“Stasis” describes the state of absolute standstill.
Lena von Goedeke makes particular use of the peculiarities of fired ceramics, in which time is not frozen, but fired solid. When every molecule freezes and even time no longer passes, a kind of eternity is created. This state can only be broken by force. At the same time, the artist takes into account the archaeological significance of the material, which lasts for millennia and can provide conclusions about entire cultures as well as individual fates.
In Stasis, on the one hand, there are the cameras and photo tripods of the series A fleeting mind, fragmented to varying degrees, which are scattered on the ground like found objects, promising a deceptive, original uniformity. Despite their apperent similarities to the original object, the material is never hidden. The ceramics reveal themselves in the fractures and fragments, as well as in the various glaze techniques. The photographic equipment, whose basic function is to capture and freeze a moment, reflects in its fragment a paradoxical mental state between the experienced moment and the attempt to remember it.
In the work Hestra I + II, on the other hand, thick gloves are attached to the ends of two railing rods. In contrast to the cameras, only a closer examination reveals that they are also glazed ceramics and thus deceptively genuine imitations. The material is used here as an archaeological document for the clothes that von Goedeke wore on her travels in the Arctic. The thick layer protected her as an individual from a hostile place and at the same time formed the membrane that enabled the artist to dissolve the distance between herself and raw nature. As with the archaeological find, the experiences and sensations of this journey are preserved in the ceramic. It provides information about the extreme conditions and sets a monument to the adventurous undertaking.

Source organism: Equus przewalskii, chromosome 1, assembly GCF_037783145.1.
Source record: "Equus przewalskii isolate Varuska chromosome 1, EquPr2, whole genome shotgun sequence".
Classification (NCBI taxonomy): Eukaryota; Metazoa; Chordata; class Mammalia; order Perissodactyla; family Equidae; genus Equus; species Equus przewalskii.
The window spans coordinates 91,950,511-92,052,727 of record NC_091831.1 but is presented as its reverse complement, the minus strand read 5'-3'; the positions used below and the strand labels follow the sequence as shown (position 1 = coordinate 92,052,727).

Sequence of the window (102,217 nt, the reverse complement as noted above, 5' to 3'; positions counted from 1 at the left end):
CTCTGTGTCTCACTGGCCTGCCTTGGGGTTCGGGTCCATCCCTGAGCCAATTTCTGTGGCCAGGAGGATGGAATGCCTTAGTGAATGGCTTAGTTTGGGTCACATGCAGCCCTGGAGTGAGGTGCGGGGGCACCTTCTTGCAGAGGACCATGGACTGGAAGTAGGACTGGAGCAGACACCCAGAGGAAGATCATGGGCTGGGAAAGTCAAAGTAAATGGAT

Nike is also a work that, like the fragmented cameras, suggests an original functionality. The gold and silver shimmering surface is reminiscent of rescue blankets used by rescue workers, promising protection from the weather as well as luxurious material, while in fact it is the epitome of functionless “fast fashion”. Its flawless surface is colonised by grey-brown barnacles, which are otherwise known from ship hulls, jetties, but also the skin of whales. The contrast between natural, maritime fauna and synthetic artefact raises the question of which of the two elements alienates and disturbs the other. So, if we perceive the perfect surface of the jacket as being damaged, does the synthetic material penetrate into the biological habitat or does the fusing ultimately create something new, unique and equivalent? In this case, the maritime incrustation acts as an antithesis to the artefact, the evaluation of which is left to the viewer.